Darth-Vader-and-FriendsOne favorite trick of futuristic science fiction is depicting some vast societal change without ever explaining how that change actually came about. A favorite example is Star Trek and the “death” of print. Almost nobody reads paper books in Star Trek except for antiquarians like Captain Picard.

(Which is really odd, when you think about it. As of the TNG era, they have “replicators” which can materialize random objects such as printed books out of nothingness on request—the ultimate “print on demand” machines for books that can be read without need for power or digital distractions. Paper books should be more available than ever because they can be produced as one-offs and recycled when no longer needed, bringing one of the better elements of e-books—instant availability—to print in a way not currently possible in the real world. Yet nobody reads them?)

But apparently science-fantasy settings can go the other way. As Chris Lough reports on Tor.com, one of the few elements of secondary canon to have survived into the new Star Wars canon seems to be the idea that people don’t read at all in that setting. Lough cites former Tor.com co-writer Ryan Britt’s 2012 article on the matter, recently expanded into the book Luke Skywalker Can’t Read, and quotes from a new Star Wars novel in which Leia Organa wonders at seeing someone still using the ancient lost art of ink-on-paper writing.

Britt notes that the only forms of media seen in Star Wars seem to be audiovisual or oral. When Uncle Owen and Aunt Beru need to reprogram household devices or farming implements, they look for a droid who can “speak” their digital languages. The only times we ever see characters actually reading printed characters are when they pop up on occasional computer screens, like the cockpit display of Luke Skywalker’s fighter plane, and those are more functional than literary.

A lot of the time, basing interpolations about a world strictly on what’s seen on-screen can lead to a skewed perception of the setting, just because some things simply aren’t deemed important enough to represent. For example, one could easily conclude that most television shows and movies depict some more-evolved form of human life that no longer has any need to eliminate waste in restrooms.

But you see printed words or printed matter in almost everything. And on the other hand, Star Wars is supposed to be a completely different setting with no connection whatsoever to our own society, and one easy shorthand for demonstrating that is to make some common element in our world completely unheard of in theirs. In this case, that’s apparently the art of reading and writing.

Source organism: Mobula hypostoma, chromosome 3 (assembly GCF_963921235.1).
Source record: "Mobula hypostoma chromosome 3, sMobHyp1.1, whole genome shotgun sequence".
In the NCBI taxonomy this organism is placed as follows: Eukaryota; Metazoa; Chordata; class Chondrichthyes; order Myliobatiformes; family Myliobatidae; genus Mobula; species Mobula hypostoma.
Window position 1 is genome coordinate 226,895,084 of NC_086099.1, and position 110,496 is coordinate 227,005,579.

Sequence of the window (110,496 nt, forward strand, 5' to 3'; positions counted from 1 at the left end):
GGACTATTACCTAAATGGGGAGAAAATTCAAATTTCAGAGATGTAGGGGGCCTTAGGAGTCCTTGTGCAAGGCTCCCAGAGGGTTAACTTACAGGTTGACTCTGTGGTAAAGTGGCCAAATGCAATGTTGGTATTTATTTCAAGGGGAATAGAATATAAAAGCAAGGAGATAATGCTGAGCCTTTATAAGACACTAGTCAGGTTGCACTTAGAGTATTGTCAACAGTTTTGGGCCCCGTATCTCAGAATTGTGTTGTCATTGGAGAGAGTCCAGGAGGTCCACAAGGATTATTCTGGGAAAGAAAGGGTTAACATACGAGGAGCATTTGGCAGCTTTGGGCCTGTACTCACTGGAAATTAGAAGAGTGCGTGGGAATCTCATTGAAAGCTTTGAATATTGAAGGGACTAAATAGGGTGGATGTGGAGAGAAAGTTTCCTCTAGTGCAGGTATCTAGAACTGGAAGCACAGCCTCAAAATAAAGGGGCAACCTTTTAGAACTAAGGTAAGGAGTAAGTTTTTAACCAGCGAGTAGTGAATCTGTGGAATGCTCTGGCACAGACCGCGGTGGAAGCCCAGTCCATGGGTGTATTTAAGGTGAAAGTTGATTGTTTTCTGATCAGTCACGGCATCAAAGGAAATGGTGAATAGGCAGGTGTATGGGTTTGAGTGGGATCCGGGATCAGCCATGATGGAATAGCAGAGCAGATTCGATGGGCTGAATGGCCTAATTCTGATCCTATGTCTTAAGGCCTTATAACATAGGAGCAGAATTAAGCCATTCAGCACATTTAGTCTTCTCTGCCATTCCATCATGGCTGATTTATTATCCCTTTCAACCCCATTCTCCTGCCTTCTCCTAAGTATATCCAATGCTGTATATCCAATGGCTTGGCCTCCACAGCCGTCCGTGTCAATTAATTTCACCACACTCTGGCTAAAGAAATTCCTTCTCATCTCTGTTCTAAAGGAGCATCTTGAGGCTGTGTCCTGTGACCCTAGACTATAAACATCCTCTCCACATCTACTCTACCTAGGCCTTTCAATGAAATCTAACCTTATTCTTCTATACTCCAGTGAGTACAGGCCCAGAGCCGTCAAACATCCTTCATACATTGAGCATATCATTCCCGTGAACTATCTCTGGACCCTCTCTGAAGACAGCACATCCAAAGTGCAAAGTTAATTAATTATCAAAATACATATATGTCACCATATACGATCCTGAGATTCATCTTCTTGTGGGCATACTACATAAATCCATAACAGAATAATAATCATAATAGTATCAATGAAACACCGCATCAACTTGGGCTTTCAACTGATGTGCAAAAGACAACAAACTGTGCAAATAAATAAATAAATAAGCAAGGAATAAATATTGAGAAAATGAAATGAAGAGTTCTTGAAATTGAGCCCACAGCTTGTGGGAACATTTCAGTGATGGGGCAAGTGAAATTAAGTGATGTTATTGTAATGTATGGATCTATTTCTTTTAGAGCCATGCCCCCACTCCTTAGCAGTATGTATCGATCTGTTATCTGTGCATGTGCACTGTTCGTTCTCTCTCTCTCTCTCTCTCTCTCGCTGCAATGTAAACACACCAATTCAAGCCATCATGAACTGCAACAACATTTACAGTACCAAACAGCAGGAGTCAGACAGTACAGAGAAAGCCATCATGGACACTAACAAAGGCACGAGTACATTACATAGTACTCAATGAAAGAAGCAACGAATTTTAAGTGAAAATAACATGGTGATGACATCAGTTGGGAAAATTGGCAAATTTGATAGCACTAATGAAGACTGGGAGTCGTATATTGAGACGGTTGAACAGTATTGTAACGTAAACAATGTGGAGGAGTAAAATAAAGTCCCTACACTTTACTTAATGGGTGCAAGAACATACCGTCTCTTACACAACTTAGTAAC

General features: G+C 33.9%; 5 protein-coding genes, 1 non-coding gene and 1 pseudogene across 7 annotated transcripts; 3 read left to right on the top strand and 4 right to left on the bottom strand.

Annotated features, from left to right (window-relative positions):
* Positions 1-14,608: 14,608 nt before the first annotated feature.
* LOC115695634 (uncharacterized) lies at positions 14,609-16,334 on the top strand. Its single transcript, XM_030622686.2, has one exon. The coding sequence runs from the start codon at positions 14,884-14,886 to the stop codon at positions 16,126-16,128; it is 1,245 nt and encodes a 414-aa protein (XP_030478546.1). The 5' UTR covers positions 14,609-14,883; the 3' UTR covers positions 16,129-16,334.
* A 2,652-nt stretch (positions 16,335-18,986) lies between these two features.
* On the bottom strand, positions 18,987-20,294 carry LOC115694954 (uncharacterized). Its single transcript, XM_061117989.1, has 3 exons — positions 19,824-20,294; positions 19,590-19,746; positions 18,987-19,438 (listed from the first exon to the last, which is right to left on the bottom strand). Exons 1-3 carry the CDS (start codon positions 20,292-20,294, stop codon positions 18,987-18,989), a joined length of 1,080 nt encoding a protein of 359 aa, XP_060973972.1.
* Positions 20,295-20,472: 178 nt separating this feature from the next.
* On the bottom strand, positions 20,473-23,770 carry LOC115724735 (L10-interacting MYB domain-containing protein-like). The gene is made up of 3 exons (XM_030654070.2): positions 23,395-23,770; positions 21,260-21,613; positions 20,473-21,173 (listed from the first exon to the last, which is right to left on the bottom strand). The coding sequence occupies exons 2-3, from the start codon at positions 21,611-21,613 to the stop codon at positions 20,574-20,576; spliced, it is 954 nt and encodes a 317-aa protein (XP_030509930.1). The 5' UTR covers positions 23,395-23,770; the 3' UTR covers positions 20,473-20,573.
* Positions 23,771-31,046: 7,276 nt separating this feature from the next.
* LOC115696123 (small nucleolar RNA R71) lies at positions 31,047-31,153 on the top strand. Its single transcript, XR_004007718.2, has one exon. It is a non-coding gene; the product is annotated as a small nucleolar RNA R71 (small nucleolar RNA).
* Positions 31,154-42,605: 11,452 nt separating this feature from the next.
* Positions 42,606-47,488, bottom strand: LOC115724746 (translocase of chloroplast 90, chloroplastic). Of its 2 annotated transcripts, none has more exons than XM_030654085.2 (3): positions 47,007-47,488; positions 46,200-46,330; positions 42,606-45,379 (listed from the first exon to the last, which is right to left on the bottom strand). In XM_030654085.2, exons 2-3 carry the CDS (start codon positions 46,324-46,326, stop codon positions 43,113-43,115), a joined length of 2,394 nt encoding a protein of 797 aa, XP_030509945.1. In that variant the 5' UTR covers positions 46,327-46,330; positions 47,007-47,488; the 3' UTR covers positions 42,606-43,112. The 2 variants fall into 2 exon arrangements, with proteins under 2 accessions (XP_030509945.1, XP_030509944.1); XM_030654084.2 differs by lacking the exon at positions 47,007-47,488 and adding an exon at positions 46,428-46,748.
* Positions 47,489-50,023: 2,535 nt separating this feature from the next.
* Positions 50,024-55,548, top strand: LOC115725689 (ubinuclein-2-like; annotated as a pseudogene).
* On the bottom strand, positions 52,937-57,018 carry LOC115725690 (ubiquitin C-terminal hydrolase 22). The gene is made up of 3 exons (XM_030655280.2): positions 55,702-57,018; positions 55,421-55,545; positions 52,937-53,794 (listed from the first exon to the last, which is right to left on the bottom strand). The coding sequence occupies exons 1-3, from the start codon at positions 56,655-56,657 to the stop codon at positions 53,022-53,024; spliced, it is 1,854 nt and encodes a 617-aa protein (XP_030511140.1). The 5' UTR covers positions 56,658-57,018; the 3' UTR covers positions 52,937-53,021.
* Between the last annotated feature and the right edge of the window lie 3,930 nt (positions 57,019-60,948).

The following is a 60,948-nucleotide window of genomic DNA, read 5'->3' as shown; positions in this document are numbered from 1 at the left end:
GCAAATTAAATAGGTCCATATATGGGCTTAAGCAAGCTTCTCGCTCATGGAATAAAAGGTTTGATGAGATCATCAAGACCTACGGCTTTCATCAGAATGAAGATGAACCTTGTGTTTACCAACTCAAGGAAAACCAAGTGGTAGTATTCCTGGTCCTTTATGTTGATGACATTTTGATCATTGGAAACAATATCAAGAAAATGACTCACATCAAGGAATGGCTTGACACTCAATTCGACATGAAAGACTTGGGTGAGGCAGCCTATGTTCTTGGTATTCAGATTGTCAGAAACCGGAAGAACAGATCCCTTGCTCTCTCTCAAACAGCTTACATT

So, in the Star Wars universe, you apparently wouldn’t be able to read e-books at all—but there would probably be plenty of audiobooks to go around.


  1. The characters in Star Trek are supposed to be speaking English, I believe. But one premise of the Star Wars films is that the characters speak a non-Terran language (Galactic?). We can adjust relatively easily to the idea that what the characters say is somehow perfectly dubbed into our own language, but if there were English signs up everywhere in the film that would be much harder to explain away to ourselves. And if the signs or books were in Galactic, what would be the point? The characters would have to read them aloud before the audience could understand. Either way it would damage the illusion rather than enhancing it.

  2. Star Trek (original series) had no bathrooms because of television censorship. They also forbade women’s bellybuttons and the underside of breasts. It wasn’t futuristic evolution.

    Star Wars, on the other hand, is best analyzed with the “what weirdness is Lucas up to this time?” approach. I don’t recall paper existing at all in THX-1138, and I suspect that was intentional. (I might be wrong, it’s been 45 years since I actually watched it, but I think the only ‘writing’ I saw was on prescription bottles for the drugs everyone had to take.)

  3. I really think the main reason that there doesn’t appear to be much book-reading going on in Star Wars is the same reason there’s not much book-reading in any action-adventure story. Nobody watches Star Wars to find out what Luke Skywalker reads in between adventures. They want to watch him have his own adventures.

    Even the novels follow that line, although you can dig a little deeper into characters’ lives. I don’t think it’s so much a matter of there being no ebooks (though probably not any print books except ancient artifacts) as it is a matter of there being no reason to introduce them to the stories being told.

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